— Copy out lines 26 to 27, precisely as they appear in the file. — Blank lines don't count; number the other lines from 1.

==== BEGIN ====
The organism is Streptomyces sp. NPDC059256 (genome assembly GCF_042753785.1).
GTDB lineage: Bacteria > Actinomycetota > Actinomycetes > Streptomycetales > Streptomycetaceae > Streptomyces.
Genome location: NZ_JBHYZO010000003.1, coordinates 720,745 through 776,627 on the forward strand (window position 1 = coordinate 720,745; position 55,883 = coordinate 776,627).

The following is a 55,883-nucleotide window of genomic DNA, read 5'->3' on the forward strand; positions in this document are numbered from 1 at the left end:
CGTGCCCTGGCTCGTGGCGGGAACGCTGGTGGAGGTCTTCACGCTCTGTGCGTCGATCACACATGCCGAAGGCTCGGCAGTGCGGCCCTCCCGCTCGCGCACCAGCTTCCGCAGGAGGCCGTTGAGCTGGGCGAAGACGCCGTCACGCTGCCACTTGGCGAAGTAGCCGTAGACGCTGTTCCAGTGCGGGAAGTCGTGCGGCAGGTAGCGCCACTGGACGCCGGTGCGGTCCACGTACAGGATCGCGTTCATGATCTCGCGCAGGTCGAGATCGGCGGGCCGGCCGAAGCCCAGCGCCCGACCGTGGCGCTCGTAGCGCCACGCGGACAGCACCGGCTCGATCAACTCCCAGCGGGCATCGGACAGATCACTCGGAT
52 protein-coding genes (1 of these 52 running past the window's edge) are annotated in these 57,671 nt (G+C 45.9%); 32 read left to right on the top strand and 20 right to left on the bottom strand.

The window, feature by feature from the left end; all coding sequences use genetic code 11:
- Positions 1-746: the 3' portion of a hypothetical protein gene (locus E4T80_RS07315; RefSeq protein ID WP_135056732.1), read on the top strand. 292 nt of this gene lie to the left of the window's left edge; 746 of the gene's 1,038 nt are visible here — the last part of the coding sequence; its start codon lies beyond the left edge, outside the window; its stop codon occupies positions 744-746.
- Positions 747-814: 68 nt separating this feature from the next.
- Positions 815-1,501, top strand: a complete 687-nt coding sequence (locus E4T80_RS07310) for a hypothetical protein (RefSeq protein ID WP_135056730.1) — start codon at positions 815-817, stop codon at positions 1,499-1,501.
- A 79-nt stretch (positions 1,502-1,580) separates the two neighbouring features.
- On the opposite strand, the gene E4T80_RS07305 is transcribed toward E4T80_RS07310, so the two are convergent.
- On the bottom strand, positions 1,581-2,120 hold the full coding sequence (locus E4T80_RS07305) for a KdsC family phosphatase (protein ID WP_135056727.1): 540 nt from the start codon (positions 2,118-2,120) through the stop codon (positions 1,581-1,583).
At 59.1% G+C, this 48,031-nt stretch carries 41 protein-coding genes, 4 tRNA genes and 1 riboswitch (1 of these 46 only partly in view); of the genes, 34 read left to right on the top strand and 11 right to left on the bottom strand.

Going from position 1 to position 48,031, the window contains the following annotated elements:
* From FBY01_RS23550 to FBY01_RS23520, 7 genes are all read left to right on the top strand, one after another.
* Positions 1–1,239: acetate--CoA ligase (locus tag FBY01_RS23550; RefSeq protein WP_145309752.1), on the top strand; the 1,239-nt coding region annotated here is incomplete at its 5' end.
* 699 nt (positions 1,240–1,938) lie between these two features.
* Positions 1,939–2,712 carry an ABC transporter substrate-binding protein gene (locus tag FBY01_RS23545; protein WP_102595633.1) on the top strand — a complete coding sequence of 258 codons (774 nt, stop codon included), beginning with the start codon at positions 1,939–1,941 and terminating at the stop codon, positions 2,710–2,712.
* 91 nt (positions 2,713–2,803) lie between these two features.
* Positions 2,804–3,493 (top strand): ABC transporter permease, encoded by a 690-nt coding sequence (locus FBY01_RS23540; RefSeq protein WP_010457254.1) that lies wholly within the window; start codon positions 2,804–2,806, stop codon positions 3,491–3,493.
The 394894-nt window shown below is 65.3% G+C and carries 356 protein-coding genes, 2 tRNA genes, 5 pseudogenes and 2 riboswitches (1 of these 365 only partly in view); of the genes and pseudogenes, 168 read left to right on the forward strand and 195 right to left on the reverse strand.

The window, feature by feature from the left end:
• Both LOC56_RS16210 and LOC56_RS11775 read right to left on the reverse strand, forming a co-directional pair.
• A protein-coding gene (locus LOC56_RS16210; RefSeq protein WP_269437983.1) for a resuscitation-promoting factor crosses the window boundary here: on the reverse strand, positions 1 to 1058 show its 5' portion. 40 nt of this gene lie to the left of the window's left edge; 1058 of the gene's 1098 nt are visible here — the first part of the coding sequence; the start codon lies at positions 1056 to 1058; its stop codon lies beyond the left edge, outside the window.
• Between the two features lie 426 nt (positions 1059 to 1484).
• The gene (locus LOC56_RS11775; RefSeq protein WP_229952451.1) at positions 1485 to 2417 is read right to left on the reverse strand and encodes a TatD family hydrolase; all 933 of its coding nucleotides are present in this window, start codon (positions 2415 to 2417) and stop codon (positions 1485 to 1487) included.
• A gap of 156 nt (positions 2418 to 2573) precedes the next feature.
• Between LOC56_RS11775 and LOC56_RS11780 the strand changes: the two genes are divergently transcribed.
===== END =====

• Between the two features lie 426 nt (positions 1059 to 1484).
• The gene (locus LOC56_RS11775; RefSeq protein WP_229952451.1) at positions 1485 to 2417 is read right to left on the reverse strand and encodes a TatD family hydrolase; all 933 of its coding nucleotides are present in this window, start codon (positions 2415 to 2417) and stop codon (positions 1485 to 1487) included.